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National trial of Naloxone in Scotland is saving lives, says force

Police Scotland officers have administered Naloxone 37 times in the four months since a national pilot project began. Now 648 officers are carrying the nasal spray.

Nearly 800 officers from the force have completed training since March 2021, with 81 per cent choosing to carry the kits during the trial period, which reverse the effect of an opiod-overdose. 

Naloxone has so far been used in all four test-bed areas - 18 incidents in Tayside Division (Dundee City sub-division), 15 in Greater Glasgow Division (Glasgow East sub-division), three in Forth Valley Division (Falkirk, Grangemouth and Stirling areas) and once in Highland & Islands Division (Caithness sub-division).

Situations where officers have administered Naloxone include attending concern for person calls including attempted suicide, people in custody, and during a siege situation when officers had to force entry to a property.

Assistant Chief Constable Gary Ritchie, Head of Drug Strategy, said: “While our test of change has some way to go, on International Overdose Awareness Day it is poignant to reflect on the impact our officers carrying Naloxone have potentially had on people across Scotland.

“In these 37 incidents where officers have stepped forward to make what is probably a life-saving difference, they have either been flagged down by a member of the public or come across someone in crisis in the course of their duties. Had these officers not been carrying Naloxone, the people experiencing a suspected overdose may not have survived.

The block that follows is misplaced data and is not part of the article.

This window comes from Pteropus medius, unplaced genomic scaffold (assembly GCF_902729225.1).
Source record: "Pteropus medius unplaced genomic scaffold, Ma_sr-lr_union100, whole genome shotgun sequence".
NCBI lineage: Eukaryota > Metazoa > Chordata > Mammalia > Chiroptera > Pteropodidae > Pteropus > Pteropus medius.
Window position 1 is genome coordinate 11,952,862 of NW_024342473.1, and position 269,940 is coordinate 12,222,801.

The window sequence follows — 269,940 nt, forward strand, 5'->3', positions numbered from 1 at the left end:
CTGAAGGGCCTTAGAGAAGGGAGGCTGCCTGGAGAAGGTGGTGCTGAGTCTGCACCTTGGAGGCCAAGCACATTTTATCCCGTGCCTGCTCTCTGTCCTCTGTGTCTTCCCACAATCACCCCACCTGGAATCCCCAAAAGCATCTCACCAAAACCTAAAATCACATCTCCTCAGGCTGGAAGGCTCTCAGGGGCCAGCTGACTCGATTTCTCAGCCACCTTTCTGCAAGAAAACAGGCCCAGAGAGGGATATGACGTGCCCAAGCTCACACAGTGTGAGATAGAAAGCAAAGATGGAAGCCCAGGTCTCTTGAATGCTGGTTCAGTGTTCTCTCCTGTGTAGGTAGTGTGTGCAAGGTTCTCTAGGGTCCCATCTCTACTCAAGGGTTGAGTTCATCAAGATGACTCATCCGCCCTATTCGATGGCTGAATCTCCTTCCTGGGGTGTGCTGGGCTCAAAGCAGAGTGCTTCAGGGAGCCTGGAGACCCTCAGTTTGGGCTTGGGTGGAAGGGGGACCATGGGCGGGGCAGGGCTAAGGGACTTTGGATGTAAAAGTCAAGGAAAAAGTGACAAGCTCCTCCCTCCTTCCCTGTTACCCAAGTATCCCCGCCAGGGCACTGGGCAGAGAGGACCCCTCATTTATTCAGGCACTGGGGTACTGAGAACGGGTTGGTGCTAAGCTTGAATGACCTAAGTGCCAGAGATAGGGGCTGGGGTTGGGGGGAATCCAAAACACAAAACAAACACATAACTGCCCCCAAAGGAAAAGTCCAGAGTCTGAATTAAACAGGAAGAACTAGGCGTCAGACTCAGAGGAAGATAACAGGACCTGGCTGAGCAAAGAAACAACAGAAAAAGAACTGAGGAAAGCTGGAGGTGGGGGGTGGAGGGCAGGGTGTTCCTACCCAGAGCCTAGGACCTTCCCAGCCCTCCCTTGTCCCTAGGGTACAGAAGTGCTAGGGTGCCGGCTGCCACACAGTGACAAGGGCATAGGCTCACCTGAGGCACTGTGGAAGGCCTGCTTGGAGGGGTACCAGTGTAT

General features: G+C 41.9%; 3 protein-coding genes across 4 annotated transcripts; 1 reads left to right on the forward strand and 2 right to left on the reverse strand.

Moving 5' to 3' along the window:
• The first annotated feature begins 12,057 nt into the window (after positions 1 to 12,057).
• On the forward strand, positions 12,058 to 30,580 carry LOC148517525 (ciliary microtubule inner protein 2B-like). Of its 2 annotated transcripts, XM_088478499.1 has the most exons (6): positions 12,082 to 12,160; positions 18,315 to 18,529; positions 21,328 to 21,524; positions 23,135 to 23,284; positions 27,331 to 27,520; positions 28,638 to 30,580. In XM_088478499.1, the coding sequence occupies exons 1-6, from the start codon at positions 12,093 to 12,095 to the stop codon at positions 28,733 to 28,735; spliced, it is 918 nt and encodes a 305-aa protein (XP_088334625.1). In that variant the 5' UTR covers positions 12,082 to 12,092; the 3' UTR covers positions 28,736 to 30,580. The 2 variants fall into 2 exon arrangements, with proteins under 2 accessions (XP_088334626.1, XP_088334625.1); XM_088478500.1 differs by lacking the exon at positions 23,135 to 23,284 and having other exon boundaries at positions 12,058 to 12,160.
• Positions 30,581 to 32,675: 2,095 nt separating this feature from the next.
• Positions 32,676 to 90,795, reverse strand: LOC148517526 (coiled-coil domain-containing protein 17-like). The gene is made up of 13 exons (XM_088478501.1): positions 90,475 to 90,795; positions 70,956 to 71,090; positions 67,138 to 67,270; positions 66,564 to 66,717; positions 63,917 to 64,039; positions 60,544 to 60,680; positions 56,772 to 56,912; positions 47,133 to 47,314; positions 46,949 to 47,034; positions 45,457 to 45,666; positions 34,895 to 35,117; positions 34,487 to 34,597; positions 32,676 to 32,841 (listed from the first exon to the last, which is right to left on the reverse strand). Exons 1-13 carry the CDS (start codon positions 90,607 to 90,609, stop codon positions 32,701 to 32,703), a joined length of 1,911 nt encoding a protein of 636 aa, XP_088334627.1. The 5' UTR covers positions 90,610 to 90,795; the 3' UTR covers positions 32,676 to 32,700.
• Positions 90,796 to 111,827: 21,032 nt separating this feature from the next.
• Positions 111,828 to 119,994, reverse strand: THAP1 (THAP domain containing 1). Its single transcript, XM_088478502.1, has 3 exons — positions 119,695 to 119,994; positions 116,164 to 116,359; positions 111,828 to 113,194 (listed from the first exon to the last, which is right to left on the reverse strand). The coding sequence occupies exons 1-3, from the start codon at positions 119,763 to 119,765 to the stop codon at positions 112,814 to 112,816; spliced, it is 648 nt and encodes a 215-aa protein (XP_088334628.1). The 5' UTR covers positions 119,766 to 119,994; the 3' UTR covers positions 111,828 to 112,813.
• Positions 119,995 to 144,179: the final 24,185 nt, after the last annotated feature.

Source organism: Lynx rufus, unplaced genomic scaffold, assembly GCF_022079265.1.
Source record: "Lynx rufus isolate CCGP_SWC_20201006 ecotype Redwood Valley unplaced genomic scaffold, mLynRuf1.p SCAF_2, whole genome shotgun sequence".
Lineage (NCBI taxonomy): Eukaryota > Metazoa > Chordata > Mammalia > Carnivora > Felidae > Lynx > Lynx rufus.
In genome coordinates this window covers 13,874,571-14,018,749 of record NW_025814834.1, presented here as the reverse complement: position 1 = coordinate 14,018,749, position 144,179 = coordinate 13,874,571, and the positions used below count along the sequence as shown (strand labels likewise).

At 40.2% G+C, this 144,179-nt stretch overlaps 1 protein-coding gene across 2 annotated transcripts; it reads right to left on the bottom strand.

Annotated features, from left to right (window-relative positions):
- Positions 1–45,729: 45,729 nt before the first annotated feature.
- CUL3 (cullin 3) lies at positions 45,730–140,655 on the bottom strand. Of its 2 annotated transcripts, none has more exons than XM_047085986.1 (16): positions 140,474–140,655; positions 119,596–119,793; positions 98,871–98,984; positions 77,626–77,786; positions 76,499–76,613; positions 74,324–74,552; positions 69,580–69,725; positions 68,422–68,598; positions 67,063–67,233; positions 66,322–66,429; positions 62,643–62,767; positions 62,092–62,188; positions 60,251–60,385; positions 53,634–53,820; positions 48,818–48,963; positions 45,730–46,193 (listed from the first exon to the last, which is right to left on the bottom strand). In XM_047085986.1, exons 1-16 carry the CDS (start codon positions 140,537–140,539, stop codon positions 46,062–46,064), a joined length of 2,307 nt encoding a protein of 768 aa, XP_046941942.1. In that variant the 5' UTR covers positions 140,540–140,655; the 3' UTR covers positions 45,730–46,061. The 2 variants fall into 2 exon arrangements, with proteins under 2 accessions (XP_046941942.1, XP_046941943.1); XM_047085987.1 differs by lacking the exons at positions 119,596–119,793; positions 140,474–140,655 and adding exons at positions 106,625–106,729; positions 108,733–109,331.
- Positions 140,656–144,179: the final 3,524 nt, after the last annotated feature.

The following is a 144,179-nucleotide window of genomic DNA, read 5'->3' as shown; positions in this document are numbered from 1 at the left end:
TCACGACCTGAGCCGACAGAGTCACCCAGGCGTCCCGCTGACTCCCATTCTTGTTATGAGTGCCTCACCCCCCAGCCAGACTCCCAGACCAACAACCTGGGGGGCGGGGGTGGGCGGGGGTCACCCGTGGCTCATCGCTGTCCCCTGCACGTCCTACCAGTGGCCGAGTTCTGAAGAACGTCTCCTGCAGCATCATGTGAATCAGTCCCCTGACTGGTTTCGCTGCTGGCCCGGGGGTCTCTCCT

“We know this isn’t a one-step solution to Scotland’s drug deaths crisis, but we hope it will be part of the bigger, public health-led response. We’ve worked closely with partners, including the Scottish Government Drug Deaths Taskforce, Scottish Drugs Forum, the NHS, Scottish Ambulance Service, and others, to get to this point.

"Our collaborative approach to addressing drug deaths will continue, and I look forward to monitoring the progress of this pilot as it runs its course.”

Training for Police Constables, Sergeant and Inspectors within the test bed areas was mandatory but carrying the kits in pouches on their utility belts is voluntary. 

A number of special constables have also voluntarily attended training and are carrying the kits.

ACC Ritchie told Police Oracle earlier this year when the rollout began there was no potential for prosecution or PIRC inquiry for officers using Naloxone, despite the Federation’s warning.

Sergeant Graeme Fox is one of the officers who carries Naloxone, and has used it in the course of his duties. He said: “I chose to Naloxone on my belt because I’d much rather save someone’s life than deliver a sudden death message.”

Police Scotland’s test of change will be independently evaluated by a team from Edinburgh Napier and Glasgow Caledonian Universities. The evaluation will look at attitudes of both police officers and communities, as well as the volume of use of Naloxone, and will involve feedback sessions for officers, stakeholders and people with lived experience.

The team will look at whether the test of change has had an impact on the stigma people who experience drug addiction may feel, and whether these communities have changed their perception of the police as a result of the carriage of Naloxone. 

The findings of the evaluation will be used to make a recommendation as to whether Naloxone should be more widely rolled out to officers in Scotland.

Similiar trials are ongoing in West Midlands, Cambridgeshire, Durham, North Wales and Cleveland Police. 

Earlier this month the government announced an eight week consultation on making Naloxone more widely available to frontline staff, including police officers. 

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